If the little dragons weren't so darn adorable they might get sent to the orphanage, as GGP might say.
These past few days they've been desat'ing up a storm. Desats are when their blood oxygen saturation calculated by the pulse oximeter goes down below the set levels for each baby. Sometimes the desats come with apneas and bradycardias, but sometimes not. Desats can be a sign of infection brewing, respiratory issues or many other things in NICU land. They send the docs and nurses in a tailspin searching for a cause that may never present itself.
Maisie started out the desat dance over the weekend and was started on antibiotics to be on the safe side. Luckily, she stopped messing around pretty quickly and the doctors decided her desats and bradys were actually a side effect of her shots on Friday. When we visited over the weekend, she was very sleepy in her private island isolette a.k.a. "The Honda". She's feeling much better after much poking and prodding.
James started the desat dance Monday night and was all over the board, going from 100% saturation to as low as 20% and back again all night long. A work up was done and everything came back fine initially, with the exception of his blood gases and electrolytes which were telling conflicting stories. While James's results challenged the medical knowledge of all the Neonatal Nurse Practitioners (NNP's) and docs in the unit, he was chilling out in his private island isolette a.k.a. "The Cadillac" and having a grand old time watching everyone spend hours fuss over his test results. Today we learned a blood culture was growing some bacteria, so they started antibiotics in addition to the electrolyte-resolving therapies he was already receiving. Today James's desats were improving thanks to the electrolyte treatment. He will continue on antibiotics to clear his infection and we are glad they caught it super early; they will continue to manage James's electrolytes to better ventilate him.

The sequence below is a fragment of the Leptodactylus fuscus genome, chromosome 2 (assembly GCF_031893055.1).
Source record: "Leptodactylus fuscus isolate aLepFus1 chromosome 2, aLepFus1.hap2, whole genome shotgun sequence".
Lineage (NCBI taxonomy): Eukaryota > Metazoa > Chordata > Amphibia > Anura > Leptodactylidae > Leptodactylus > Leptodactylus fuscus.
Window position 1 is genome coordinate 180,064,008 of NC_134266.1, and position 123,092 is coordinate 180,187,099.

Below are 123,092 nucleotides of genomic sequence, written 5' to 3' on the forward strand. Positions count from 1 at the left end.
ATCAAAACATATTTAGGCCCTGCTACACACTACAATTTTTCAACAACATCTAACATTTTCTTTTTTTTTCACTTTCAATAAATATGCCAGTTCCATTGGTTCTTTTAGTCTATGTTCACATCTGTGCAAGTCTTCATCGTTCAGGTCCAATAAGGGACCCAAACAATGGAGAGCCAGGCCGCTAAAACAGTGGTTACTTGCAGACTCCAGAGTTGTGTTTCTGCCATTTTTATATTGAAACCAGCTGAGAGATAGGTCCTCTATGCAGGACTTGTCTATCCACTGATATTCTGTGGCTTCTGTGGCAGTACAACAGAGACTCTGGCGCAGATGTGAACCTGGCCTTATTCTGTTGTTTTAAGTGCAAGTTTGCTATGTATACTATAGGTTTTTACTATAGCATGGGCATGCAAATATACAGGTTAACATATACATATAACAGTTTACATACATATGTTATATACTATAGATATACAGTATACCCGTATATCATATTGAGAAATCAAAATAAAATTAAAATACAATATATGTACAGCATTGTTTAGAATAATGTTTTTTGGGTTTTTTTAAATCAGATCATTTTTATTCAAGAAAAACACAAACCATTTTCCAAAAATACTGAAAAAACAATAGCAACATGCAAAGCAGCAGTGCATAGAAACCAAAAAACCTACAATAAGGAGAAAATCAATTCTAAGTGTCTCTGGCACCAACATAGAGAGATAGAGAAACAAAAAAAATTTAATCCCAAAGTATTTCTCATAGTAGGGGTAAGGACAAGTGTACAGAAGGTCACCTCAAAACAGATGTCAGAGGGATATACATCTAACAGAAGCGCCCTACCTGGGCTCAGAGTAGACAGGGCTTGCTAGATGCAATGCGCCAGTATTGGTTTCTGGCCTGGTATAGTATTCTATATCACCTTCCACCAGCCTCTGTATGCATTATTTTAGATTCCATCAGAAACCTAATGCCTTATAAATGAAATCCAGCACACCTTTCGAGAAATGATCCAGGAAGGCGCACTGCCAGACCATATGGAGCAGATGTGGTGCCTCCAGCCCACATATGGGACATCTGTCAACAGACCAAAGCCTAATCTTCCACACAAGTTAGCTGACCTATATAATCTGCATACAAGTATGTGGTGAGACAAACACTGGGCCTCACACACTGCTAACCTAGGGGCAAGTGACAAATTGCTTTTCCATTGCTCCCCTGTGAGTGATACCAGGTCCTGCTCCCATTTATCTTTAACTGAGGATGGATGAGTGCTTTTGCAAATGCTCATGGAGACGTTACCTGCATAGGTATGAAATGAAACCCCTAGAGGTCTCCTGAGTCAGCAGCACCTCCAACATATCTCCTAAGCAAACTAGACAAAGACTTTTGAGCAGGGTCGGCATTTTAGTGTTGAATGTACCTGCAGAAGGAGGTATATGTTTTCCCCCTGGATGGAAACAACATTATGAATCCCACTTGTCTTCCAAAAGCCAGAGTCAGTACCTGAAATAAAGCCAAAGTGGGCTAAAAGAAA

These desats are nothing like our first couple weeks. These kids are just keeping the docs and nurses on their feet - literally. There's no rest for the weary in the PSL NICU, especially with our children.